Smart Machines & Factories
Securing a return on investment from IIoT
Published:  02 June, 2017

Suboptimal performance in safety, reliability, production and emissions is causing industrial manufacturers significant operational losses every year. The Industrial Internet of Things (IIoT) is being presented as the new frontier of manufacturing, but can it help reduce these losses? Emerson’s Travis Hesketh explains how IIoT applications are already providing measurable operational performance benefits plus a significant return on investment.

Whilst the Industrial Internet of Things might be seen to focus on supporting discrete manufacturing, the need to make operational improvements within the process industries makes the use of IIoT applications an attractive proposition. Companies within food and drink, oil and gas, refining, petrochemical and power industries face ongoing pressure to achieve improved financial results. Enhancing the performance of existing production facilities can help accomplish this, yet many companies have become stuck in decades-old work practices that fail to take advantage of the advanced digital technologies now available. Across the sector globally, suboptimal performance causes combined operational losses of more than $1 trillion per year.

There is enormous potential for improvement in core areas such as safety, reliability, production and emissions. But before goals are set and improved performance can be achieved it is important to understand what is possible based on the latest technologies and which levers can ensure measurable results.

For example, Top Quartile performers (defined as achieving operations and capital performance in the top 25% of peer companies) within the process industry incur one-third as many safety incidents as their average industry peers. They spend half as much on maintenance, one-third of the industry average on energy costs, and 20% less on production-related expenses. They also achieve 15 days more production availability per year and produce 30% less CO2 emissions. Implementing Industrial Internet of Things (IIoT) applications can help companies achieve operational performance improvements such as these, and gain a significant return on their investment.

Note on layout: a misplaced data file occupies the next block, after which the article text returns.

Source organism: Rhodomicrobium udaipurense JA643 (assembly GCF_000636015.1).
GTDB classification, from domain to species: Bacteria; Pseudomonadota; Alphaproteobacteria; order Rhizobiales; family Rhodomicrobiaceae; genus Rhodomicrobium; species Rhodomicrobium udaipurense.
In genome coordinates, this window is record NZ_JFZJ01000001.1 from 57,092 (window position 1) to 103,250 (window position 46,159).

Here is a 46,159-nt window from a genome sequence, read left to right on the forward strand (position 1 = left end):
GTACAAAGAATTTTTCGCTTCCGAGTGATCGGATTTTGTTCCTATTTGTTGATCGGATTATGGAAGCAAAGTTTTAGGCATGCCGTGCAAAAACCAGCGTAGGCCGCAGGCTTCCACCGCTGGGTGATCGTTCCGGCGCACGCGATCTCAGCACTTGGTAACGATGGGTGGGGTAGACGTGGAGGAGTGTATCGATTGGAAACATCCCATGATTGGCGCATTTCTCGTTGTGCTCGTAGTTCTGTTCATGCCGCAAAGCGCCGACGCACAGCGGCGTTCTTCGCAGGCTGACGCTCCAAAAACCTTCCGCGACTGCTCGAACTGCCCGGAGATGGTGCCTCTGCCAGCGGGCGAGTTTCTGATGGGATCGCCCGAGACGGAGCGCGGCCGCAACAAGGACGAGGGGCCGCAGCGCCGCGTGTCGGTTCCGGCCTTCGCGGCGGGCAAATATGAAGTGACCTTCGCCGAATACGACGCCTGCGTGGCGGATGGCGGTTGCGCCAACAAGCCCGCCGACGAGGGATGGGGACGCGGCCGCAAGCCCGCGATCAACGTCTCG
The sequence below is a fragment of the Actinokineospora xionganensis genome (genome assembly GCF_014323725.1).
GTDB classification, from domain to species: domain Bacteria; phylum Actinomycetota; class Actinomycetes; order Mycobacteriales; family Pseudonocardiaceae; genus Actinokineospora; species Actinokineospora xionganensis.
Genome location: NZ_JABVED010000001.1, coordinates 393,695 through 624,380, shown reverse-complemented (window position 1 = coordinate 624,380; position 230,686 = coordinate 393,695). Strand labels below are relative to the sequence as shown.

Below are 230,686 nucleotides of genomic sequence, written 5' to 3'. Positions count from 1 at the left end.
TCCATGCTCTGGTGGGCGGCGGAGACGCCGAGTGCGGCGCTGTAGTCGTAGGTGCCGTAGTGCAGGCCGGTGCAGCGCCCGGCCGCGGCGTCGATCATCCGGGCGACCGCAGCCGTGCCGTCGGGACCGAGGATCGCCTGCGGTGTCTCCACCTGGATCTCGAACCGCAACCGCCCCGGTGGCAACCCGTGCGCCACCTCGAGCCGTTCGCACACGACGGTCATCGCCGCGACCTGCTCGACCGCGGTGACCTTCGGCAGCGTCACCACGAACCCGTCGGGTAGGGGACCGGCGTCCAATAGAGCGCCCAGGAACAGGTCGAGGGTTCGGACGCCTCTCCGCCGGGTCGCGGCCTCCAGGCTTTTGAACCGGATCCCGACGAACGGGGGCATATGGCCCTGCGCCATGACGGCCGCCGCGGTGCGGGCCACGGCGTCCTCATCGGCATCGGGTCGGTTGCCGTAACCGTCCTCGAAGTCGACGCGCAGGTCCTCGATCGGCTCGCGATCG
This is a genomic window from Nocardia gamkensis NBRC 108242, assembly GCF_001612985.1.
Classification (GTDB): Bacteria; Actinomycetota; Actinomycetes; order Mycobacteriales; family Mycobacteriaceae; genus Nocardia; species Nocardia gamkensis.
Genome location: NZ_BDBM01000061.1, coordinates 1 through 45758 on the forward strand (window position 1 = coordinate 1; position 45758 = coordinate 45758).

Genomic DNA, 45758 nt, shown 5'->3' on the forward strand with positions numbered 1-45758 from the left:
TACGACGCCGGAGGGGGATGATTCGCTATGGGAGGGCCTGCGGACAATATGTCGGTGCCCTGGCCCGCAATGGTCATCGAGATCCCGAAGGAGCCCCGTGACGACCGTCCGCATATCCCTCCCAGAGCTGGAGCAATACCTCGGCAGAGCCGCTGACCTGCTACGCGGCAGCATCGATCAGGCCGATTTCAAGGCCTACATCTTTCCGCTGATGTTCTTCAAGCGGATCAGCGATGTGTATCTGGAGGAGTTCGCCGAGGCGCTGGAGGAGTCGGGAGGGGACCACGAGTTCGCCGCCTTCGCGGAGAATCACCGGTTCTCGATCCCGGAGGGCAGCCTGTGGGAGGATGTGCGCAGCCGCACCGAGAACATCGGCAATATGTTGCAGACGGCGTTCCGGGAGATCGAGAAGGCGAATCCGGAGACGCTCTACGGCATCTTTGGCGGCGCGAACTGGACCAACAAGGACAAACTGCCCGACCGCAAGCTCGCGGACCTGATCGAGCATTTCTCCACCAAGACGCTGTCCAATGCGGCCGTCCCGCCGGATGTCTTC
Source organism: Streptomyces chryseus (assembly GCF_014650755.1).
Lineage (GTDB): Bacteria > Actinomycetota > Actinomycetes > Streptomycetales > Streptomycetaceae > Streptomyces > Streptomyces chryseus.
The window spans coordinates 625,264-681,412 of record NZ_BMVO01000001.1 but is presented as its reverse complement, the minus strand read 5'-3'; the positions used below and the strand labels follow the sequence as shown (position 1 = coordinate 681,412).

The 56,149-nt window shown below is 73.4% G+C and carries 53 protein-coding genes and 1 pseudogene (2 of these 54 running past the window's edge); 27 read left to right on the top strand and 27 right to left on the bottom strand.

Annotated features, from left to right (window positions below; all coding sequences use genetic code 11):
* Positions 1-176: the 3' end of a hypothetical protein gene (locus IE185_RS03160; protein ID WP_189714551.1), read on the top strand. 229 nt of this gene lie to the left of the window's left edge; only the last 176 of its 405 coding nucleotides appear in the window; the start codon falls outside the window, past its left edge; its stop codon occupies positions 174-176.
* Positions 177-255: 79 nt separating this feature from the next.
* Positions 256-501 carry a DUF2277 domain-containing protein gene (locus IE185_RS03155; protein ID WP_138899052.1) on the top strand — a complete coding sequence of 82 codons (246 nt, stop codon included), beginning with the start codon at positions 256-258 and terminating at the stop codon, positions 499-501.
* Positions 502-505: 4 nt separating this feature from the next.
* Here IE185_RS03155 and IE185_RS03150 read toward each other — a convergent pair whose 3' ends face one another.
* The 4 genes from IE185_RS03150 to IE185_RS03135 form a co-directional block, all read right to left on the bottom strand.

Distributing data and information seamlessly via the internet makes IIoT the new frontier of manufacturing - it has even been referred to as a phenomenon that will reinvent manufacturing. IIoT makes it possible for companies to empower their experts with the additional information they need for decisions and action that can facilitate operational performance improvements. As well as being performed in-house, either on site or remotely, analysis and decision-making can, for the first time, also be completely outsourced to third party domain experts.

Digital ecosystems

Process plants have been utilising digital networks to monitor and control processes and understand the status and health of equipment for many years. Now expanded digital ecosystems, that take advantage of wired, wireless and cloud-based networking, provide the technology foundation for companies to securely implement IIoT applications. These digital ecosystems are scalable portfolios of standards-based hardware, software, intelligent devices and services, and their implementation can have a transformational impact on a company’s business performance and improve its earnings by as much as 15%.

There are four critical aspects to achieving this: the provision of rich, real-time operating data from intelligent sensing and automation technologies across the business; secure transport of that data to where it’s needed anywhere in the world; robust, scalable software to convert the data into actionable insights; and domain expertise, either in-house or external, to make the decisions and drive the actions that will lead to improved performance.

Gathering plant-wide data

Knowledge is power and the more you know about your plant, the better you can maintain it, the fewer ‘unfortunate events’ that will occur and the lower your operating costs. With the increased availability and affordability of innovative sensors, along with advances in wireless technology and analytic capabilities, the ability to gather plant-wide data has become much more widespread.